Amoda, Āmoda: 22 definitions
Amoda means something in Hinduism, Sanskrit, Buddhism, Pali, Marathi, Hindi, biology. If you want to know the exact meaning, history, etymology or English translation of this term then check out the descriptions on this page. Add your comment or reference to a book if you want to contribute to this summary article.
Alternative spellings of this word include Amod.
Vastushastra (architecture)Source: Wisdom Library: Vāstu-śāstra
Āmoda (आमोद) refers to a type of temple (prāsāda) classified under the group named Maṇika, according to Samarāṅgaṇasūtradhāra chapter 49. The Maṇika group contains ten out of a sixty-four total prāsādas (temples) classified under five prime vimānas (aerial car/palace), which were created by Brahmā for as many gods (including himself). This group represents temples (e.g. Āmoda) that are to be globular and oblong in shape. The prāsādas, or ‘temples’, represent the dwelling place of God and are to be built in towns. The Samarāṅgaṇasūtradhāra is an 11th-century encyclopedia dealing with various topics from the Vāstuśāstra.
Vastushastra (वास्तुशास्त्र, vāstuśāstra) refers to the ancient Indian science (shastra) of architecture (vastu), dealing with topics such architecture, sculpture, town-building, fort building and various other constructions. Vastu also deals with the philosophy of the architectural relation with the cosmic universe.
Purana and Itihasa (epic history)Source: Cologne Digital Sanskrit Dictionaries: The Purana Index
Āmoda (आमोद).—A vighna nāyaka.*
- * Brahmāṇḍa-purāṇa IV. 27. 81; 44. 68.
The Purana (पुराण, purāṇas) refers to Sanskrit literature preserving ancient India’s vast cultural history, including historical legends, religious ceremonies, various arts and sciences. The eighteen mahapuranas total over 400,000 shlokas (metrical couplets) and date to at least several centuries BCE.
Ayurveda (science of life)Source: Wisdom Library: Raj Nighantu
Āmoda (आमोद) refers to “fragrance” (viz., of a flower), as mentioned in a list of five synonyms, according to the second chapter (dharaṇyādi-varga) of the 13th-century Raj Nighantu or Rājanighaṇṭu (an Ayurvedic encyclopedia). The Dharaṇyādi-varga covers the lands, soil, mountains, jungles and vegetation’s relations between trees [viz., Āmoda] and plants and substances, with their various kinds.
Āyurveda (आयुर्वेद, ayurveda) is a branch of Indian science dealing with medicine, herbalism, taxology, anatomy, surgery, alchemy and related topics. Traditional practice of Āyurveda in ancient India dates back to at least the first millenium BC. Literature is commonly written in Sanskrit using various poetic metres.
Chandas (prosody, study of Sanskrit metres)Source: Journal of the University of Bombay Volume V: Apabhramsa metres (2)
Āmoda (आमोद) is the name of a catuṣpadi metre (as popularly employed by the Apabhraṃśa bards), as discussed in books such as the Chandonuśāsana, Kavidarpaṇa, Vṛttajātisamuccaya and Svayambhūchandas.—Āmoda has 21 mātrās in each of their four lines, divided into groups of 4, 5 (SIS), 4 (ISI), 6 (SSS), 2 (S) mātras.
Chandas (छन्दस्) refers to Sanskrit prosody and represents one of the six Vedangas (auxiliary disciplines belonging to the study of the Vedas). The science of prosody (chandas-shastra) focusses on the study of the poetic meters such as the commonly known twenty-six metres mentioned by Pingalas.
Shaivism (Shaiva philosophy)Source: SOAS University of London: Protective Rites in the Netra Tantra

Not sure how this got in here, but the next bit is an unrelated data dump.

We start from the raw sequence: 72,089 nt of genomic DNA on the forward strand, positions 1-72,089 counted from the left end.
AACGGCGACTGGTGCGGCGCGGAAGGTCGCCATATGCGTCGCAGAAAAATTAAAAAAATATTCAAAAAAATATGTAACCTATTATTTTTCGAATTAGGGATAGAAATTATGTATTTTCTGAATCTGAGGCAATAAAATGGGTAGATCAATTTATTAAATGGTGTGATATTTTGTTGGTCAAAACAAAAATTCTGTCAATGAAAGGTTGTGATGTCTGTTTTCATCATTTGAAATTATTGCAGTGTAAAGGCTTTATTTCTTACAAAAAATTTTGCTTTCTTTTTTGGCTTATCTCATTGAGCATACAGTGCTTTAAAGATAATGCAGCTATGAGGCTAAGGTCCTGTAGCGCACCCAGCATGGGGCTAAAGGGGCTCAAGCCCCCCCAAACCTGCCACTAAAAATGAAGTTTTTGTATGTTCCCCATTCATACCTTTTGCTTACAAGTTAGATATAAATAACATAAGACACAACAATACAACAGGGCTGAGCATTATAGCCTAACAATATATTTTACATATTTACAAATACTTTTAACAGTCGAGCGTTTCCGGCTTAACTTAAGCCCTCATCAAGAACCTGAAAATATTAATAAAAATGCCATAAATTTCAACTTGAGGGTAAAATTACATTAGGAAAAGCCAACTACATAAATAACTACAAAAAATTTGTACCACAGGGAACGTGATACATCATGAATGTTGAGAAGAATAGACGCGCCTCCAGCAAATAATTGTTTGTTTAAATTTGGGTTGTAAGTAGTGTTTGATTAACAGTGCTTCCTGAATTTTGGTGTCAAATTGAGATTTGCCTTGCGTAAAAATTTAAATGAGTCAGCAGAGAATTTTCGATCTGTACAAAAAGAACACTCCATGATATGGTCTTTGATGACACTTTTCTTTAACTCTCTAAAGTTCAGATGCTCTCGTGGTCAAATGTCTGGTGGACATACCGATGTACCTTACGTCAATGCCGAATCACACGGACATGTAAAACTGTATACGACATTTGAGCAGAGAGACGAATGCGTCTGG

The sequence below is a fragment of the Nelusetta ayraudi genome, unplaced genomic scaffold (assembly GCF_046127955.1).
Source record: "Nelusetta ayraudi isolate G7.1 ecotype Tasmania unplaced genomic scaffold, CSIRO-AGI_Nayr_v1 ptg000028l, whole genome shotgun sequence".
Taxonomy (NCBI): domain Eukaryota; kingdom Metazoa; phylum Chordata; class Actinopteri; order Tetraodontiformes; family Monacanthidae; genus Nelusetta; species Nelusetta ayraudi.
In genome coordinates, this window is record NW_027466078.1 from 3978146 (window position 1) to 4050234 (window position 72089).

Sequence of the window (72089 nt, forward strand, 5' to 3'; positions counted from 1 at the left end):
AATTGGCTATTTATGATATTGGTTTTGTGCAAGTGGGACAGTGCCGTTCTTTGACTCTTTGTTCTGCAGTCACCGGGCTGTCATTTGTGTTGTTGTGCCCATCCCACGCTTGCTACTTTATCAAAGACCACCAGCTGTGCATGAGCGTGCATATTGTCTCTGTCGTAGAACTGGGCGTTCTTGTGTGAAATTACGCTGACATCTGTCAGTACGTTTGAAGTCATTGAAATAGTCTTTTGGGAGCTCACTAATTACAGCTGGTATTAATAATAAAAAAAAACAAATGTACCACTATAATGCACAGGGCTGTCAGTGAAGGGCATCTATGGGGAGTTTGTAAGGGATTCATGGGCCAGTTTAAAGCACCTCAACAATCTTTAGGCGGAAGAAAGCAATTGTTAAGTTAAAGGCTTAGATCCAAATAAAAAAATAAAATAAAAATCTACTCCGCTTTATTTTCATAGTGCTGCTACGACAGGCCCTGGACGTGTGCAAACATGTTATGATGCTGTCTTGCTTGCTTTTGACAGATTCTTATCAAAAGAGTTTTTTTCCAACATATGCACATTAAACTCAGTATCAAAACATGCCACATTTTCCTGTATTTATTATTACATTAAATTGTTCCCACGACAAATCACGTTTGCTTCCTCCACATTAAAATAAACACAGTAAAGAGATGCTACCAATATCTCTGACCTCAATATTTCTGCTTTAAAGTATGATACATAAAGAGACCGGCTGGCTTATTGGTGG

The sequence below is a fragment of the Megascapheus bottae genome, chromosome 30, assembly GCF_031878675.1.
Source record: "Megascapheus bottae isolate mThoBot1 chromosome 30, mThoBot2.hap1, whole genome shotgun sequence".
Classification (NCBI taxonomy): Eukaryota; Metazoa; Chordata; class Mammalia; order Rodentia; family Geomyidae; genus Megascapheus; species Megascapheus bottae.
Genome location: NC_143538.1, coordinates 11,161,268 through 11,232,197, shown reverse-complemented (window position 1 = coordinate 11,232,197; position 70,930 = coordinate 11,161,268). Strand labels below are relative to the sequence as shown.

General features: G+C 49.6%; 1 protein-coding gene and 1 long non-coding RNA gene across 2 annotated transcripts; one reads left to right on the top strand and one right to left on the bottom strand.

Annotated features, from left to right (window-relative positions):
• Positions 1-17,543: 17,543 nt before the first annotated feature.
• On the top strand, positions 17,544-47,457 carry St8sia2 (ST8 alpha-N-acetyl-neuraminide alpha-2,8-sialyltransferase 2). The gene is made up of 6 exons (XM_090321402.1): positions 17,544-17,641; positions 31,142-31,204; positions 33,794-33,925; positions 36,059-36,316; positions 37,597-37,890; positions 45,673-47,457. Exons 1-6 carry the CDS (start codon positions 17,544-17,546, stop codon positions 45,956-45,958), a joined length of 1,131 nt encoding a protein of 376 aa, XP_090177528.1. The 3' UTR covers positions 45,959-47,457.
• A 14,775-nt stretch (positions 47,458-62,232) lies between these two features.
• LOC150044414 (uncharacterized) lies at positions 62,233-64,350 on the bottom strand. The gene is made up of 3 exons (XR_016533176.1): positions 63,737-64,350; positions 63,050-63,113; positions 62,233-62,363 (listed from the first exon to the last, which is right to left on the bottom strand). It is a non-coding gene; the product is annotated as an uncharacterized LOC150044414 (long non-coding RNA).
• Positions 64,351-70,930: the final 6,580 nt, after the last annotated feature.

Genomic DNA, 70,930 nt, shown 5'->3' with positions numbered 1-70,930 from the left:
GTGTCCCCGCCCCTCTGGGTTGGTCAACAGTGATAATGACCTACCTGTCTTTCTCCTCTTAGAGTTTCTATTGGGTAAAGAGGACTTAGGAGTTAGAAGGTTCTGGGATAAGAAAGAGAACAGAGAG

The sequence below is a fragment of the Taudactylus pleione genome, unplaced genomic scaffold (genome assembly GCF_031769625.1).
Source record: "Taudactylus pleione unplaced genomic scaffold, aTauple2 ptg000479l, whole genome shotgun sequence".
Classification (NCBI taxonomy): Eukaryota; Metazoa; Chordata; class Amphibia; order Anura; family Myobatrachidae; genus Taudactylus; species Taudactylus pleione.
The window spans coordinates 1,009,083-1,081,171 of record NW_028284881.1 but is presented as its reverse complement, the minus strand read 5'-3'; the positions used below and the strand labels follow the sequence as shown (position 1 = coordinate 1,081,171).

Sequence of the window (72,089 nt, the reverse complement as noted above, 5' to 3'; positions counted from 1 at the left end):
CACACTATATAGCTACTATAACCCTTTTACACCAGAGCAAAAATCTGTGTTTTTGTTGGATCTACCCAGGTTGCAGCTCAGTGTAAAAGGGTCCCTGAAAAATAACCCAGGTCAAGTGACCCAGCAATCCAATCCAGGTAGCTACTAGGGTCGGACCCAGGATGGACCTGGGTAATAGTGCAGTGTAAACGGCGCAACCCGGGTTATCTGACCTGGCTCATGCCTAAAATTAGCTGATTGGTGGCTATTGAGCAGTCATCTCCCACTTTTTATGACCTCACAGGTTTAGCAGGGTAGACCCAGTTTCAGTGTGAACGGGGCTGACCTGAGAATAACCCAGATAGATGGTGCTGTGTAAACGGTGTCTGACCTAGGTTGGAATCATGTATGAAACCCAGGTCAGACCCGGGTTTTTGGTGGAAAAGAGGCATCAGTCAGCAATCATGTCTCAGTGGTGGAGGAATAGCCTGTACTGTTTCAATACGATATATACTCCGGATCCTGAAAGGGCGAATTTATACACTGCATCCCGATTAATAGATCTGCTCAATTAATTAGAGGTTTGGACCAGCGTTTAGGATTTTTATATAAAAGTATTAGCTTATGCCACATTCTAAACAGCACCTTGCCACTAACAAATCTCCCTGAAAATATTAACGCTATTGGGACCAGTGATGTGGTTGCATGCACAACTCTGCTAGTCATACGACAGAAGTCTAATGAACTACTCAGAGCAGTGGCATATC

Āmoda (आमोद) refers to “fragrance”, according to the Netratantra of Kṣemarāja: a Śaiva text from the 9th century in which Śiva (Bhairava) teaches Pārvatī topics such as metaphysics, cosmology, and soteriology.—Accordingly, [verse 2.17-19]—“The pure-souled Ācārya should draw an eight petaled lotus, in smooth, pure earth [that is] smeared with sandal and aloe wood [and] scented [with] fragrant camphor (karpūra-āmoda-gandhāḍhya) and strong saffron (kuṅkuma-āmoda-sevita). After he has drawn [the lotus] with a great undertaking, [the Ācarya,] decorated and adorned with a crown, smeared with sandalwood, [writes] the mātṛkā. Having placed oṃ in the middle [on the pericarp of the lotus], he should draw [the phonemes of the mātṛkā on the petals] starting in the East”.
Shaiva (शैव, śaiva) or Shaivism (śaivism) represents a tradition of Hinduism worshiping Shiva as the supreme being. Closely related to Shaktism, Shaiva literature includes a range of scriptures, including Tantras, while the root of this tradition may be traced back to the ancient Vedas.
Biology (plants and animals)Source: Google Books: CRC World Dictionary (Regional names)
Amoda in India is the name of a plant defined with Asparagus racemosus in various botanical sources. This page contains potential references in Ayurveda, modern medicine, and other folk traditions or local practices It has the synonym Asparagopsis floribunda Kunth, nom. illeg. (among others).
Example references for further research on medicinal uses or toxicity (see latin names for full list):
· Systema Vegetabilium, ed. 15 (1829)
· Species Plantarum. (1799)
· Journal of Economic and Taxonomic Botany (1996)
· Hortus Bengalensis, or ‘a Catalogue of the Plants Growing in the Hounourable East India Company's Botanical Garden at Calcutta’ (1814)
· Journal of the Linnean Society, Botany (1875)
· Bombay Fl. (1861)
If you are looking for specific details regarding Amoda, for example side effects, health benefits, diet and recipes, pregnancy safety, extract dosage, chemical composition, have a look at these references.
This sections includes definitions from the five kingdoms of living things: Animals, Plants, Fungi, Protists and Monera. It will include both the official binomial nomenclature (scientific names usually in Latin) as well as regional spellings and variants.